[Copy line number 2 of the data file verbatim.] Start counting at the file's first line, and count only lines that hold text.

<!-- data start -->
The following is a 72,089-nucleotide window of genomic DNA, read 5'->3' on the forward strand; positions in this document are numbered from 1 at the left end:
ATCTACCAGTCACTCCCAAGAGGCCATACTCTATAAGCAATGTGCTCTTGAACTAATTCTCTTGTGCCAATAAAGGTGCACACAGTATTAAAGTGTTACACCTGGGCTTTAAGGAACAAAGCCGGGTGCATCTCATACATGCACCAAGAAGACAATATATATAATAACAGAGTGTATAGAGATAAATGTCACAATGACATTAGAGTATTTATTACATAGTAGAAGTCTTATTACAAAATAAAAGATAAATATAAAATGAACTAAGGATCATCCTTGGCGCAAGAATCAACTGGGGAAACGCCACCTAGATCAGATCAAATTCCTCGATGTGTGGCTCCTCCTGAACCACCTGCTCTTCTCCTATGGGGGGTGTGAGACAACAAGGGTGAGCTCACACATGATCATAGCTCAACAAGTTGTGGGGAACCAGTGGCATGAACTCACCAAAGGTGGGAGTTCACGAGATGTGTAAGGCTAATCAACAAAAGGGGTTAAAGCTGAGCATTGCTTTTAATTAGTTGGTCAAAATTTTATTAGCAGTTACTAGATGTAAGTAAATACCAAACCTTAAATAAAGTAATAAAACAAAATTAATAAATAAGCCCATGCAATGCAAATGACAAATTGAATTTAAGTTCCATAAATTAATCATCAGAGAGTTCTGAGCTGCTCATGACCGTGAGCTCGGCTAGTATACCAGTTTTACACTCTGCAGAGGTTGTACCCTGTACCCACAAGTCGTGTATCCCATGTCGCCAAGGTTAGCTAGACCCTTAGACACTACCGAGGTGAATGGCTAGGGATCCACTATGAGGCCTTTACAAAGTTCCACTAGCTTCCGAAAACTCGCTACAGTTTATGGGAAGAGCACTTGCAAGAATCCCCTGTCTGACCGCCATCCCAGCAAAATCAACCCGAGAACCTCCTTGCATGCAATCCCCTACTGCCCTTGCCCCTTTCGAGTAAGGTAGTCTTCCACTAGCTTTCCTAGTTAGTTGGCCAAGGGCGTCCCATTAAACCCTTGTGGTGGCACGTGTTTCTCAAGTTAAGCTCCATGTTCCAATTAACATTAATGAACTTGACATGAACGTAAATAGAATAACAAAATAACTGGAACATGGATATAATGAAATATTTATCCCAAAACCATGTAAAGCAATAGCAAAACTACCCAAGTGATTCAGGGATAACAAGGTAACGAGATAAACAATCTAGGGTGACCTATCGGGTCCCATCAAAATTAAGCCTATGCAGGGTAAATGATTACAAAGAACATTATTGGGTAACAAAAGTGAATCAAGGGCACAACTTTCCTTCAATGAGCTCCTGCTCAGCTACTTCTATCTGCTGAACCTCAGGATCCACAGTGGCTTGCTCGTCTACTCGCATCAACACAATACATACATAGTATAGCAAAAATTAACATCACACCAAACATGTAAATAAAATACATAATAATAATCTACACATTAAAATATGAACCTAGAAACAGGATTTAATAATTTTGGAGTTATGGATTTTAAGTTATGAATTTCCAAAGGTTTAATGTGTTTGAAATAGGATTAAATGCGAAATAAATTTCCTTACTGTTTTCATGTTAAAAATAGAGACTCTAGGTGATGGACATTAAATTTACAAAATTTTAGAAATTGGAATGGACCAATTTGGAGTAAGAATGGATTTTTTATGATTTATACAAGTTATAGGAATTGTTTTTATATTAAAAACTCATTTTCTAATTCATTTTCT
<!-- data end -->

ATCTACCAGTCACTCCCAAGAGGCCATACTCTATAAGCAATGTGCTCTTGAACTAATTCTCTTGTGCCAATAAAGGTGCACACAGTATTAAAGTGTTACACCTGGGCTTTAAGGAACAAAGCCGGGTGCATCTCATACATGCACCAAGAAGACAATATATATAATAACAGAGTGTATAGAGATAAATGTCACAATGACATTAGAGTATTTATTACATAGTAGAAGTCTTATTACAAAATAAAAGATAAATATAAAATGAACTAAGGATCATCCTTGGCGCAAGAATCAACTGGGGAAACGCCACCTAGATCAGATCAAATTCCTCGATGTGTGGCTCCTCCTGAACCACCTGCTCTTCTCCTATGGGGGGTGTGAGACAACAAGGGTGAGCTCACACATGATCATAGCTCAACAAGTTGTGGGGAACCAGTGGCATGAACTCACCAAAGGTGGGAGTTCACGAGATGTGTAAGGCTAATCAACAAAAGGGGTTAAAGCTGAGCATTGCTTTTAATTAGTTGGTCAAAATTTTATTAGCAGTTACTAGATGTAAGTAAATACCAAACCTTAAATAAAGTAATAAAACAAAATTAATAAATAAGCCCATGCAATGCAAATGACAAATTGAATTTAAGTTCCATAAATTAATCATCAGAGAGTTCTGAGCTGCTCATGACCGTGAGCTCGGCTAGTATACCAGTTTTACACTCTGCAGAGGTTGTACCCTGTACCCACAAGTCGTGTATCCCATGTCGCCAAGGTTAGCTAGACCCTTAGACACTACCGAGGTGAATGGCTAGGGATCCACTATGAGGCCTTTACAAAGTTCCACTAGCTTCCGAAAACTCGCTACAGTTTATGGGAAGAGCACTTGCAAGAATCCCCTGTCTGACCGCCATCCCAGCAAAATCAACCCGAGAACCTCCTTGCATGCAATCCCCTACTGCCCTTGCCCCTTTCGAGTAAGGTAGTCTTCCACTAGCTTTCCTAGTTAGTTGGCCAAGGGCGTCCCATTAAACCCTTGTGGTGGCACGTGTTTCTCAAGTTAAGCTCCATGTTCCAATTAACATTAATGAACTTGACATGAACGTAAATAGAATAACAAAATAACTGGAACATGGATATAATGAAATATTTATCCCAAAACCATGTAAAGCAATAGCAAAACTACCCAAGTGATTCAGGGATAACAAGGTAACGAGATAAACAATCTAGGGTGACCTATCGGGTCCCATCAAAATTAAGCCTATGCAGGGTAAATGATTACAAAGAACATTATTGGGTAACAAAAGTGAATCAAGGGCACAACTTTCCTTCAATGAGCTCCTGCTCAGCTACTTCTATCTGCTGAACCTCAGGATCCACAGTGGCTTGCTCGTCTACTCGCATCAACACAATACATACATAGTATAGCAAAAATTAACATCACACCAAACATGTAAATAAAATACATAATAATAATCTACACATTAAAATATGAACCTAGAAACAGGATTTAATAATTTTGGAGTTATGGATTTTAAGTTATGAATTTCCAAAGGTTTAATGTGTTTGAAATAGGATTAAATGCGAAATAAATTTCCTTACTGTTTTCATGTTAAAAATAGAGACTCTAGGTGATGGACATTAAATTTACAAAATTTTAGAAATTGGAATGGACCAATTTGGAGTAAGAATGGATTTTTTATGATTTATACAAGTTATAGGAATTGTTTTTATATTAAAAACTCATTTTCTAATTCATTTTCT